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Health Law Monitor

HHS COVID-19 HIPAA Bulletin-Limited 72 Hour Waiver; Permissible Disclosures Reminder

March 19, 2020

By: Alaina N. Crislip

Even in the midst of a nationwide public health emergency, the HIPAA Privacy Rule (“Privacy Rule”) provisions still apply. However, the Secretary of the U.S. Department of Health and Human Services (“HHS”) may waive certain provisions of the Privacy Rule pursuant to the Project Bioshield Act of 2004 and Section 1135(b)(7) of the Social Security Act.

President Trumps’ declaration of a nationwide emergency due to COVID-19, combined with Secretary of the HHS Alex M. Azar’s prior declaration of a public health emergency on January 31, 2020, permits Secretary Azar to exercise his authority to waive sanctions and penalties against covered hospitals that do not comply with certain provision of HIPAA Privacy Rule for up to 72 hours from the implementation of the waiver:

  • The requirement to obtain a patient’s agreement to speak with family members or friends involved in the patient’s care 45 C.F.R. 164.510(b);
  • The requirement to honor a request to opt-out of the facility directory 45 C.F.R. § 164.510(a);
  • The requirement to distribute a Notice of Privacy Practices 45 C.F.R §164.520;
  • The patient’s right to request privacy restrictions 45 C.F.R. 164.522(a);
  • The patient’s right to request confidential communications 45 C.F.R. § 164.522(b).

Secretary Azar’s waiver went into effect March 15, 2020, is effective retroactively to March 1, 2020 and it only applies: 

  • In the emergency are identified in the public health emergency declaration;
  • To hospitals that have instituted a disaster protocol; and
  • For a period of time up to 72 hours from the time the hospital implements its disaster protocol.

One the declaration terminates, all hospitals must then comply with the Privacy Rule for any patient still receiving care, regardless of whether the 72 hours has run.

In its March 16, 2020 Bulletin , HHS provides a refresher on permitted Privacy Rule disclosures during emergency situations, even without an 1135 waiver. Patient information may be shared under the Privacy Rule in an emergency situation for:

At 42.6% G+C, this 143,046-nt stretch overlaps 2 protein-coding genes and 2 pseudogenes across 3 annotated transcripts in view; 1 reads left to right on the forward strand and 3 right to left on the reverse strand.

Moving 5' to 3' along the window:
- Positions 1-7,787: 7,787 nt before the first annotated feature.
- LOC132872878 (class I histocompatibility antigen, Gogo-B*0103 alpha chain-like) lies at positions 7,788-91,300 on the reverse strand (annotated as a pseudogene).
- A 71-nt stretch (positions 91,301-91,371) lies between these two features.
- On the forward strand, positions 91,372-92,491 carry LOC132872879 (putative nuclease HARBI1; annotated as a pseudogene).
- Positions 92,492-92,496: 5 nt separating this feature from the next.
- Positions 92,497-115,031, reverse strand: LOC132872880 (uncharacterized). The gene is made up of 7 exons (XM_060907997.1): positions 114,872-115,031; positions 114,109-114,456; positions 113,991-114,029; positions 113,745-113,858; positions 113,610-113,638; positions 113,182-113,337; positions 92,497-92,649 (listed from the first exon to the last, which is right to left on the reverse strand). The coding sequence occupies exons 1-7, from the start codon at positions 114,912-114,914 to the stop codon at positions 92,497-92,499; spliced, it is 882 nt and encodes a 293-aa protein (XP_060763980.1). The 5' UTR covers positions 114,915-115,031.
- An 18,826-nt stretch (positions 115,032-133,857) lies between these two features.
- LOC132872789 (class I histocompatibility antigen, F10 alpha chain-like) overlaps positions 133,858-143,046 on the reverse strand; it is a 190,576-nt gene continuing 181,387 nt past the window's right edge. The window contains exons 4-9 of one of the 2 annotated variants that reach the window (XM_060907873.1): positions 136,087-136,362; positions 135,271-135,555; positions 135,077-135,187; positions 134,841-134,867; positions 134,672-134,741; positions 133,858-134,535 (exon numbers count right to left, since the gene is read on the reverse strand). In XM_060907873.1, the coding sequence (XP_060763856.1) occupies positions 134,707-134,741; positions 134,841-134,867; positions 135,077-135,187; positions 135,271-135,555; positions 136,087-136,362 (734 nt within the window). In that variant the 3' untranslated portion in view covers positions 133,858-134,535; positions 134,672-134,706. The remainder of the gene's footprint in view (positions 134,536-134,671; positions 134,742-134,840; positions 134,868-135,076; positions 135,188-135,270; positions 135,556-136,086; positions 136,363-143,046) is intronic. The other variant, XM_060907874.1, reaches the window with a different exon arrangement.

• Treatment See 45 C.F.R. §164.502(a)(1)(ii), §164.506(c) and §164.501; 
  • Public health activities:
    • To a public health authority See 45 C.F.R. §164.512(b)(1)(i);
    • At the direction of a public health authority, to a foreign government agency; See 45 C.F.R. § 164.512 (b)(1)(i);
    • To persons at risk See 45 C.F.R. §164.512 (b)(1)(iv).
  • Disclosures to family and friends, and others involved in an individual’s care and for notification See 45 C.F.R. §164.510(b);
  • Disclosures to Prevent or Lessen a Serious Imminent Threat See 45 C.F.R. §164.512(j);
  • Disclosures to the Media or Others Not Involved in the Care of the Patient/Notification See 45 C.F.R. §164.508 and §164.510(a).

HHS reiterates that the minimum necessary rule and the safeguarding of patient information by implementing reasonable safeguards must be followed by Covered Entities during this time.   The Privacy Rule applies to Covered Entities and Business Associates and their respective employees, contractors, volunteers, and other members of the workforce. Business Associates may make permitted disclosures under the Privacy Rule, such as to a public health authority, on behalf of a Covered Entity if permitted by the applicable Business Associate Agreement between the parties. 

 

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